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Biogeography: where life lives

Biogeography explores the distribution of plants, animals, and organisms across Earth. New islands form habitats for unique species, like Galapagos finches and Hawaiian honeycreepers. Continental drift explains related species on different continents, with Pangaea's breakup separating organisms. Phylogenetic trees help trace species' movements, revealing Earth's dynamic biodiversity. Created by NOVA.

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Video transcript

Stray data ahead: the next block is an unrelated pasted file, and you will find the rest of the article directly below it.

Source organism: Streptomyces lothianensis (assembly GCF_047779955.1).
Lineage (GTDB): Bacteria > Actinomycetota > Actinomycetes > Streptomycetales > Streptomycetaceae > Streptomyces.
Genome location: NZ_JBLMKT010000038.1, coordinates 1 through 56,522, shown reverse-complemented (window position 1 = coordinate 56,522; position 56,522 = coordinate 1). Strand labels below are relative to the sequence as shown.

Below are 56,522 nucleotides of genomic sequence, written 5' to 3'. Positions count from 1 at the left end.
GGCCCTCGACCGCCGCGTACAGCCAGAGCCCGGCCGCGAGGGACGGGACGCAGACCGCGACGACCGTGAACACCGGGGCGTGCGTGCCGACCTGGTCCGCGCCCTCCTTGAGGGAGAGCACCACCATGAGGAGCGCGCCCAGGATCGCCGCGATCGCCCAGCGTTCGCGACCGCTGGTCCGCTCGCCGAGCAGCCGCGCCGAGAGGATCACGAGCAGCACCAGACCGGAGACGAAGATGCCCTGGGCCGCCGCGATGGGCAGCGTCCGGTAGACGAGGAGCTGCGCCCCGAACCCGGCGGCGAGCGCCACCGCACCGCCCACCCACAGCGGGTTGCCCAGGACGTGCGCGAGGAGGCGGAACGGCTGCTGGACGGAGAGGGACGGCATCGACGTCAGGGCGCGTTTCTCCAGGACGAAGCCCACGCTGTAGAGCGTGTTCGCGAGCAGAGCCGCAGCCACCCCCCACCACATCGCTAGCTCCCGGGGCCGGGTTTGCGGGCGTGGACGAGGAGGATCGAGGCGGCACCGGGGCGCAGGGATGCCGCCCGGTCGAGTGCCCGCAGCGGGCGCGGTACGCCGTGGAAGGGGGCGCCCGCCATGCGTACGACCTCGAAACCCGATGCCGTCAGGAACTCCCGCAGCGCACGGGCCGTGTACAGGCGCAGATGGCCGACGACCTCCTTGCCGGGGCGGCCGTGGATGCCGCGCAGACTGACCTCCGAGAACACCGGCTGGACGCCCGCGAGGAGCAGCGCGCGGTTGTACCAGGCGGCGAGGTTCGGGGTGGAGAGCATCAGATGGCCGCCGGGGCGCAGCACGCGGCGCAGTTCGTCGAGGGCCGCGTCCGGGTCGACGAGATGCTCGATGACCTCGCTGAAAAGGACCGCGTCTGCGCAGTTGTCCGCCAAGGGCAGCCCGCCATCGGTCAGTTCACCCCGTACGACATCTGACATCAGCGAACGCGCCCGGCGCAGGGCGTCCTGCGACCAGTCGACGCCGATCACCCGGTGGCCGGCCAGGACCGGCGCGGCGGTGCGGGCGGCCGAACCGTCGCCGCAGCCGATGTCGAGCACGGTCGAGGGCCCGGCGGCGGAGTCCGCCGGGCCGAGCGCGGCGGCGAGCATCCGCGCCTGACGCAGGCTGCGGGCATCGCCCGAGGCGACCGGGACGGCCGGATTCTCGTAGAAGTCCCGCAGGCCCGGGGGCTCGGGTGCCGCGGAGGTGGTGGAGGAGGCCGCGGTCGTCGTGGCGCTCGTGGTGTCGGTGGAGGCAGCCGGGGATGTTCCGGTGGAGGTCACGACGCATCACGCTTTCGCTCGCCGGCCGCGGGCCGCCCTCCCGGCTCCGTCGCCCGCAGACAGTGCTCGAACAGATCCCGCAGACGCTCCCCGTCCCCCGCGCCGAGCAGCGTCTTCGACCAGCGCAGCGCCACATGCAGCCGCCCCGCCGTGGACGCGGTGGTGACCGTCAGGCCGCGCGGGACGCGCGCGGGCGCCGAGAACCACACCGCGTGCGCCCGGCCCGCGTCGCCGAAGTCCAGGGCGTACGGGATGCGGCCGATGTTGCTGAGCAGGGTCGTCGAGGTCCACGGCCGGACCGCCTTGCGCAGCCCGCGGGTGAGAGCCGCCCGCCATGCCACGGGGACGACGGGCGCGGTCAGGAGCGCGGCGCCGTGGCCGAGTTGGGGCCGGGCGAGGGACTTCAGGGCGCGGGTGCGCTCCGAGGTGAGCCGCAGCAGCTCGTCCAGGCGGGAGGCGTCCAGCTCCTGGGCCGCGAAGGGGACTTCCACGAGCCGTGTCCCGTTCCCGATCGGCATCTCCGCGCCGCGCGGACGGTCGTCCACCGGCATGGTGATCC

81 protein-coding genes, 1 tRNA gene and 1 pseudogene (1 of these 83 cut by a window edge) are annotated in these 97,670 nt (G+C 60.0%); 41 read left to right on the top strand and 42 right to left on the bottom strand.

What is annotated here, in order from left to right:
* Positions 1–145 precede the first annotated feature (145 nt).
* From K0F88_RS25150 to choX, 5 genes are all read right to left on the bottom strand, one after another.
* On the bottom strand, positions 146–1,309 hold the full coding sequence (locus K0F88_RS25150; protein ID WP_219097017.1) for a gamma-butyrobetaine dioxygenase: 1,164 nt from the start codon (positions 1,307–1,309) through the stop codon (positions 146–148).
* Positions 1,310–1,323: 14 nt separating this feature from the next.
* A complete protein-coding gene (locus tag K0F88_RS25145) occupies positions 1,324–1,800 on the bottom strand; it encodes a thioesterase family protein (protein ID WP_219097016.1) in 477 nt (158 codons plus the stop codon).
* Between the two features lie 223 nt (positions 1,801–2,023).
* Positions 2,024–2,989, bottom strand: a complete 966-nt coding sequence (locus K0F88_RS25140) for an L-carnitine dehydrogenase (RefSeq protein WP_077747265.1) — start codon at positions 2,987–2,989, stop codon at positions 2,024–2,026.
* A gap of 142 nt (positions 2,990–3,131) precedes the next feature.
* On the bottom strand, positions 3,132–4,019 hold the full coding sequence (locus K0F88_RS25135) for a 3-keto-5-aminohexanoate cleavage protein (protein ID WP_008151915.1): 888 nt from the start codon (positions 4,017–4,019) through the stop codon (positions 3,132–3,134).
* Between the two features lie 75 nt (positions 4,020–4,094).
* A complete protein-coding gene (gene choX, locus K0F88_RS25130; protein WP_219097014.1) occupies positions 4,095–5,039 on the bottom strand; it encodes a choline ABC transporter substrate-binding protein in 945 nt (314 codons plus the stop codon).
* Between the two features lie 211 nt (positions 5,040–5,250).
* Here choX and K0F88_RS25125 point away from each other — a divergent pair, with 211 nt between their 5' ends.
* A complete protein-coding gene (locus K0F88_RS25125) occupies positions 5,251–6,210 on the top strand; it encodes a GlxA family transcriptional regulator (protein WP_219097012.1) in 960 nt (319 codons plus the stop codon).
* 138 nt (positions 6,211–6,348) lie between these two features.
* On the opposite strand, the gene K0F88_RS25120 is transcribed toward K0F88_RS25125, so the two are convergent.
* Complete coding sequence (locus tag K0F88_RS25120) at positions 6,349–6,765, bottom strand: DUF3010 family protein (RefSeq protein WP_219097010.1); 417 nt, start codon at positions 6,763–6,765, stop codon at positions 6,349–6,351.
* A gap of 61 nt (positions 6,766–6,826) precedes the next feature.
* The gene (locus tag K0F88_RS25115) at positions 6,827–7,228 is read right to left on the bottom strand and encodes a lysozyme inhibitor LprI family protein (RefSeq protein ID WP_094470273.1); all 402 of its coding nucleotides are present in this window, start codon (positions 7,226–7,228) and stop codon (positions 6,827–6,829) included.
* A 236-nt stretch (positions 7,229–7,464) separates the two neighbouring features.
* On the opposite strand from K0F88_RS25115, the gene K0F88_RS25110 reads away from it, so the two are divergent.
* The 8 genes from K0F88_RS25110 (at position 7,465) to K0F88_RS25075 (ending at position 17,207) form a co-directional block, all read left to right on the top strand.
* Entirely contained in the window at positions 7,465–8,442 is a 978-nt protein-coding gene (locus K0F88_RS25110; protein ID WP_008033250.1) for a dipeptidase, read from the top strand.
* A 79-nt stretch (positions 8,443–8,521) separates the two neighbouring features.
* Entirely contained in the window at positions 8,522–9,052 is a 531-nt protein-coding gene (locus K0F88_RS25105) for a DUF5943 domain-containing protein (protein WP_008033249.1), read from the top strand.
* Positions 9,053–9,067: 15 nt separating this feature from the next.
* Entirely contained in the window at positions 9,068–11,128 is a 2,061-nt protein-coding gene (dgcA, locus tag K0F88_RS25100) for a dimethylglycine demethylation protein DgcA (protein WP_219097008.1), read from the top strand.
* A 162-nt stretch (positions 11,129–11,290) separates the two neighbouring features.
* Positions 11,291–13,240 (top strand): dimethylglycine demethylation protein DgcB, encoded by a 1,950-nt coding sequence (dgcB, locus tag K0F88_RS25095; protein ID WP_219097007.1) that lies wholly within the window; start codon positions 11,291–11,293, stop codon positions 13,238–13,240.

Next up—biogeography. Well, biogeography is the study of how animals, plants and other organisms have come to occupy the places on the globe that they do. Imagine a new island being born in the middle of the ocean. At first, it’s a hunk of rock. Lifeless. But gradually, seeds and insects and small animals, originating from nearby landmasses, get blown over on the winds. They come crashing ashore, pushed by the waves. Not all the organisms make it, but those that do, with time, adapt to island living, perhaps even evolving into new species. Just take birds. There are the finches of the Galápagos Islands, the birds of paradise of Papua New Guinea, the honeycreepers of Hawaii, and so on. In each case, a single island species diversified into an array of species found nowhere else on Earth. Biogeography’s also got something to say about why some closely related species flourish on different continents. It seems odd. Until you recall that Earth didn’t always look this way. A few hundred million years ago, all land was part of Pangaea—a hulking supercontinent. There were no vast oceans to interfere with the movements of organisms. But then, starting about 170 million years ago, the continents drifted like vast rafts across the sea. And the species living along the edges—they were split in two. Fast-forward to the present day, and you get a plant in South America whose close relatives grow in the tropical Pacific. We can use phylogenetic trees as sort of maps to help us reconstruct the movements of organisms across the planet.